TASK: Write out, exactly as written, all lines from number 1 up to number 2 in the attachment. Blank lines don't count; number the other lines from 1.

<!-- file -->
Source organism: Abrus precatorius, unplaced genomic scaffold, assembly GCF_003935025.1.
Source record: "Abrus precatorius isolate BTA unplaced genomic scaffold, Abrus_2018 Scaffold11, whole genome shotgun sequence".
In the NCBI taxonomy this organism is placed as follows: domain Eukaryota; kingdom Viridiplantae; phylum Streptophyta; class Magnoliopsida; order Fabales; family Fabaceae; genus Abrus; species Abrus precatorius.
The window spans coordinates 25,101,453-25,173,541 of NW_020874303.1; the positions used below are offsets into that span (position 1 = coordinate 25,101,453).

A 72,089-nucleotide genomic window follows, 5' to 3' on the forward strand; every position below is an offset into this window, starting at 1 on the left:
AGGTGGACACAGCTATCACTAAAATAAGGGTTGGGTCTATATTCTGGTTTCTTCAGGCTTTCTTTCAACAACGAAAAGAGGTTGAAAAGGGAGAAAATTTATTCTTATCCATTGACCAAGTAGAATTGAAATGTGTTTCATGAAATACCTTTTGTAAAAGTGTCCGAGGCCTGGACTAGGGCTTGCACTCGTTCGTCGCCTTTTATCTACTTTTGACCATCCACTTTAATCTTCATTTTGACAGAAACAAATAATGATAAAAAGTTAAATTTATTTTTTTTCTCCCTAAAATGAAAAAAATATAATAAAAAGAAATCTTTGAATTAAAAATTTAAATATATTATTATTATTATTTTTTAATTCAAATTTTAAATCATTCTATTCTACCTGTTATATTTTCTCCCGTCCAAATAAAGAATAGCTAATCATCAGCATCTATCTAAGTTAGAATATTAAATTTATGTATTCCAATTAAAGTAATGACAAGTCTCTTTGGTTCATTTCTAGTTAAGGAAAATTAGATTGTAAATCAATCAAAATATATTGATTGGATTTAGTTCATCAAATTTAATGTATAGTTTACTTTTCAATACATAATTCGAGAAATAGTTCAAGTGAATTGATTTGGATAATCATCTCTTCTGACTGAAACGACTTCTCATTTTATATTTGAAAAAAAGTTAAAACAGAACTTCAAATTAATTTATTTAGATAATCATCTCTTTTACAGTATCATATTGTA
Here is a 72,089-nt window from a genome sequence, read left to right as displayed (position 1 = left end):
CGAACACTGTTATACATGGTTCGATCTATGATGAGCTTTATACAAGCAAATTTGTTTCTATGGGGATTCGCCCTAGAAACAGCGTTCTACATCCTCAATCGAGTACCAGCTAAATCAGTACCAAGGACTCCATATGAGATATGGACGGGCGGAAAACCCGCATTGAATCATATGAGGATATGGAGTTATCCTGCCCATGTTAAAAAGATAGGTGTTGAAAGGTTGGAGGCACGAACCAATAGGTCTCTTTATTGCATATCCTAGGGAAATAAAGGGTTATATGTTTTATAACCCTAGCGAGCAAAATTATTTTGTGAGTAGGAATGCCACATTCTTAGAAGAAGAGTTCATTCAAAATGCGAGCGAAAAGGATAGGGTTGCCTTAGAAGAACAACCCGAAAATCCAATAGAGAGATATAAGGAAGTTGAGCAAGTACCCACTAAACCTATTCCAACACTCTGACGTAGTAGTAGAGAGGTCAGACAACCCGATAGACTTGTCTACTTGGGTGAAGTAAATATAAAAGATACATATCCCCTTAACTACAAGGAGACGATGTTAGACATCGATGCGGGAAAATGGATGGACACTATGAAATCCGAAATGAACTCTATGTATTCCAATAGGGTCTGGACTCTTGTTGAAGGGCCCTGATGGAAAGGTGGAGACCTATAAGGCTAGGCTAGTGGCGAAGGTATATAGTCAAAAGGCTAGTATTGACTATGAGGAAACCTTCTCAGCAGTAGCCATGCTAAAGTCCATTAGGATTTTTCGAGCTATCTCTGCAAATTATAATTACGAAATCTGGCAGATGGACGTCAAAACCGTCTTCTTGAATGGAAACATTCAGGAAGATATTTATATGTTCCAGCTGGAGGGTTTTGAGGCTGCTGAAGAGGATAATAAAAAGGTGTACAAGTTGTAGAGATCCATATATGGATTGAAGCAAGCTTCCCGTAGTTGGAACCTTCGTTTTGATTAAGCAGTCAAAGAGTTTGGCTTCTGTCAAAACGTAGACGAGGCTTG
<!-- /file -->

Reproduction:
Source organism: Abrus precatorius, unplaced genomic scaffold, assembly GCF_003935025.1.
Source record: "Abrus precatorius isolate BTA unplaced genomic scaffold, Abrus_2018 Scaffold11, whole genome shotgun sequence".